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32 Questions in 32 Days: Arizona Cardinals

Arizona Cardinals quarterback Carson Palmer
Arizona Cardinals quarterback Carson Palmer

Aug 9, 2013; Green Bay, WI, USA; Arizona Cardinals quarterback Carson Palmer (3) throws a pass during the first quarter against the Green Bay Packers at Lambeau Field. Jeff Hanisch-USA TODAY Sports

As we count down to the NFL season, Sports Jerks will be bringing you 32 questions in 32 days. Each day, we’ll feature one of the most important questions for a different NFL team heading into the opening weekend of the league.

Today’s feature team and question?

The Arizona Cardinals – Will recent additions help the struggling offense?

Despite having one of the league’s top wide receivers in Larry Fitzgerald, the Arizona Cardinals were historically bad on offense last season. The franchise was dead last in rushing averaging a meager 75.3 yards per game on the ground and nearly as bad through the air with 187.8 yards per contest.

Four games into the season, the Cardinals looked anything but woeful, though. Arizona was a perfect 4-0, quarterback Kevin Kolb had already posted a 324-yard passing game, and both Fitzgerald and fellow receiver Andre Roberts had 100-yard games under their belts. What’s more is that they had beaten some pretty strong teams along the way, winning games against the New England Patriots and Seattle Seahawks. The Cardinals had high hopes after that start, but things didn’t last.

Arizona bumbled the rest of the season, promptly losing 11 of their 12 remaining games. The offense, inexplicably, reached the 20-point mark only one time in that stretch in a 38-10 win over the Detroit Lions. Based on the hot start, what happened exactly?

First, the Cardinals had no real option at quarteback after Kolb went out with a rib injury in Week six against the Buffalo Bills. Arizona tried three other quarterbacks afterwards in John Skelton, Ryan Lindley, and Brian Hoyer, but all failed to revive the struggling offense.

Arizona also had no threat of a running game, putting even more pressure on the offense. Beanie Wells sat out several games last season due to injury, forcing backups LaRod Stephens-Howling, William Powell, and Ryan Williams into bigger roles. None were equipped to handle a starting job and the running backs put together only two 100-yard games the entire season, both coming from Stephens-Howling.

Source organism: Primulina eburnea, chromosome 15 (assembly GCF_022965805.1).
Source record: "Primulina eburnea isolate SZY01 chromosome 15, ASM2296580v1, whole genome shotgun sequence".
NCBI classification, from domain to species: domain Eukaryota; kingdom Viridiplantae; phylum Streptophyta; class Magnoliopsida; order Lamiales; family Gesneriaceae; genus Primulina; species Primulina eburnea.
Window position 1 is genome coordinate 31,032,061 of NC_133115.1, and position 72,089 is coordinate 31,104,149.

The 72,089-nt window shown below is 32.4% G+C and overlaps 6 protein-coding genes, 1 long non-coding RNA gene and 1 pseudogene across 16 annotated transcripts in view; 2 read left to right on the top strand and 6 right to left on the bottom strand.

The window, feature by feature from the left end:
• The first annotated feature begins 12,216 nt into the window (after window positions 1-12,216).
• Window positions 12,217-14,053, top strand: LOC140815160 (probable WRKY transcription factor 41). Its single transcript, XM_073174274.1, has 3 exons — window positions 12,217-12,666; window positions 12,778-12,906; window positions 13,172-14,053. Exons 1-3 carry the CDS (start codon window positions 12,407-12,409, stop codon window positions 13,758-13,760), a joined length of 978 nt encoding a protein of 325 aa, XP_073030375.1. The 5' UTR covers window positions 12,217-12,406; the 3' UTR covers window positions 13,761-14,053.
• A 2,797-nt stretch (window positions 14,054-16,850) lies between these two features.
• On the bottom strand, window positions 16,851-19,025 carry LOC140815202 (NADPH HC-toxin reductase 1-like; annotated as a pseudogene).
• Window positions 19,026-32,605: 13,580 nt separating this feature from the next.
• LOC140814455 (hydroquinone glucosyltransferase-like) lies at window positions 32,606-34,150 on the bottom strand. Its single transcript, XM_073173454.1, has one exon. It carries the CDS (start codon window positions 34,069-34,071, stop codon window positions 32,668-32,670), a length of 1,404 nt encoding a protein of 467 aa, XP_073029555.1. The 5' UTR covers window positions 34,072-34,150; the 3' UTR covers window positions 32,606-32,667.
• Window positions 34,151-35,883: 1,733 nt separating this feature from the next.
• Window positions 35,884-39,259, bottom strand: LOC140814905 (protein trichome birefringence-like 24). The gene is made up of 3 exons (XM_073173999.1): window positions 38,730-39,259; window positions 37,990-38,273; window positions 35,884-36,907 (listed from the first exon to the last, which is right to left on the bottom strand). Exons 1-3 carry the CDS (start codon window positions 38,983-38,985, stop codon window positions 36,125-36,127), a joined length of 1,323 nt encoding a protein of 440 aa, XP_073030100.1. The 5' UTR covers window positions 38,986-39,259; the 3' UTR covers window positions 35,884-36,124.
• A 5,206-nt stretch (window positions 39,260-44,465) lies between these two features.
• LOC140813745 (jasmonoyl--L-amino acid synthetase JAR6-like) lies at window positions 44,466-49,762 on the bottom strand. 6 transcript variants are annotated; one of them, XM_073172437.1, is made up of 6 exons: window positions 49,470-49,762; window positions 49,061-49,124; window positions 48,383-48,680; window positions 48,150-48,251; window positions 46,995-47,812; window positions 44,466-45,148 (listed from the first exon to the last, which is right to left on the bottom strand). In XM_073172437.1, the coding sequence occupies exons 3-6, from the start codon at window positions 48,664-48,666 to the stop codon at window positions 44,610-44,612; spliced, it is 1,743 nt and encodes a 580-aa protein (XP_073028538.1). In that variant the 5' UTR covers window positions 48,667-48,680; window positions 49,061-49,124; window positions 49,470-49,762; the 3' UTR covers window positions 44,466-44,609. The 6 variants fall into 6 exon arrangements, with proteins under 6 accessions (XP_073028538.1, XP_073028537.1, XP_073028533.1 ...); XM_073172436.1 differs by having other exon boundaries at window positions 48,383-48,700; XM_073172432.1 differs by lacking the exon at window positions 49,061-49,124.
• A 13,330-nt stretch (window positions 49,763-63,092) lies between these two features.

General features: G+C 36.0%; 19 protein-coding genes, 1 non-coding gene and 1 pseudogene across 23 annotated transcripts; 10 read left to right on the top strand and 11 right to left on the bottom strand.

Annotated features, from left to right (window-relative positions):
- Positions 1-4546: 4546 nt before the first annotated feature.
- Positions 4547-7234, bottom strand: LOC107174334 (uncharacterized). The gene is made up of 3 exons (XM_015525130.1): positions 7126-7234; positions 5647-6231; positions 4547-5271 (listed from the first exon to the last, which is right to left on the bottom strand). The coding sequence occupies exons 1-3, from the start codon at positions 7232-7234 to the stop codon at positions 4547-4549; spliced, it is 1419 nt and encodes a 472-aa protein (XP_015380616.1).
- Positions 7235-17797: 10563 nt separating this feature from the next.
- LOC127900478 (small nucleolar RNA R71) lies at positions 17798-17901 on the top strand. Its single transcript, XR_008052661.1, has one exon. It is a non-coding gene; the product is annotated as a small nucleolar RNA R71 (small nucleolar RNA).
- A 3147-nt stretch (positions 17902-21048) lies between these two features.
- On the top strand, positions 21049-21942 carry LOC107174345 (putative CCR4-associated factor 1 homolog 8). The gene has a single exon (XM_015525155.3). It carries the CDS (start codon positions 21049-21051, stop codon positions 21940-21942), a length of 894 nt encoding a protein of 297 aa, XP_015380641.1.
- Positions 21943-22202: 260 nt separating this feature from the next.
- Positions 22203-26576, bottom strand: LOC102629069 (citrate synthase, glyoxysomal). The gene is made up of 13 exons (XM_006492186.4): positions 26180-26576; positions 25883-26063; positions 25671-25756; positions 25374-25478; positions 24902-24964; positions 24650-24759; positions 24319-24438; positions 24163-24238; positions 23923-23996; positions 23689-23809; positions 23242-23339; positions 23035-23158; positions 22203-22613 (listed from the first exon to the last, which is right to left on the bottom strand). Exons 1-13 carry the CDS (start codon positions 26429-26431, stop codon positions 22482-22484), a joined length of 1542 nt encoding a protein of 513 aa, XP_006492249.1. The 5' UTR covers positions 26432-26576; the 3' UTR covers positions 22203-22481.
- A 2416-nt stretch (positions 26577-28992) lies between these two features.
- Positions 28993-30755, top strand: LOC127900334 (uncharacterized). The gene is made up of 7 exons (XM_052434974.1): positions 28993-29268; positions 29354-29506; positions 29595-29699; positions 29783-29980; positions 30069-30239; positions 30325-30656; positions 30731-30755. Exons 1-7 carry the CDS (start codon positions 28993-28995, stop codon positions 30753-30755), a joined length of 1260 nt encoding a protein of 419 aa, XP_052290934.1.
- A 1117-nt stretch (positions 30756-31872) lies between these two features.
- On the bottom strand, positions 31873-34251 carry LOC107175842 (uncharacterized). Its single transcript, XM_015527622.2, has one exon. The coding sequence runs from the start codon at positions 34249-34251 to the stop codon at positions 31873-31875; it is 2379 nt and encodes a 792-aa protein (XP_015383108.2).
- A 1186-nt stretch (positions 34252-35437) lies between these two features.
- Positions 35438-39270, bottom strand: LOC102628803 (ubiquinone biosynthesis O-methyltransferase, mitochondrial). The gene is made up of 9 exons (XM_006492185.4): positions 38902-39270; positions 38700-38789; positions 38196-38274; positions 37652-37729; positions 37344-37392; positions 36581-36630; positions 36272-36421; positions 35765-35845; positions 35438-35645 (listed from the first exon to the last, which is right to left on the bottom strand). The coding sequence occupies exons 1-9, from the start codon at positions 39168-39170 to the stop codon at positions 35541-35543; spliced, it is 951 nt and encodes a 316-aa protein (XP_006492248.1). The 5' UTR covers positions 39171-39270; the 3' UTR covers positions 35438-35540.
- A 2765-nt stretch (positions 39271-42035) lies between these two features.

After such a disastrous season, there’s nowhere to go but up. With a new quarterback and running back taking command, the question is how much can the team improve offensively? If the team stays free of injuries, things should be significantly better in Arizona in 2013.

The Cardinals completely revamped both positions for this year. Carson Palmer and Drew Stanton were both brought in at quarterback and should provide an upgrade over Kevin Kolb and John Skelton. Palmer has been named the starter and will get first crack at upgrading the offense. He brings a lot of experience to the table and at 33, still has plenty left in the tank. In 2012 in Oakland, the quarterback threw for 4,018 yards, falling just short of his career-high 4,131 back in 2007. Palmer still throws as many interceptions as a lot of rookie quarterbacks, but he also knows how to move teams up and down the field. There will be moments when fans want to claw their eyes out, but in the end, adding Palmer’s arm should result in more points.

Arizona also took a stab at retooling the running backs unit. Gone are Wells and Stephens-Howling and in their place is former Pittsburgh Steelers’ rusher Rashard Mendenhall. Mendenhall played sparingly in 2012 after an ACL injury in the previous season. He fell out of favor in Pittsburgh after inconsistent play, but averaged over 1,000 yards per season in each of the prior three years. If healthy, Mendenhall will be an easy upgrade over a stagnant running game last season.

There’s no telling how good the offense will be in 2013, but with some key additions, things should be markedly better than last year.

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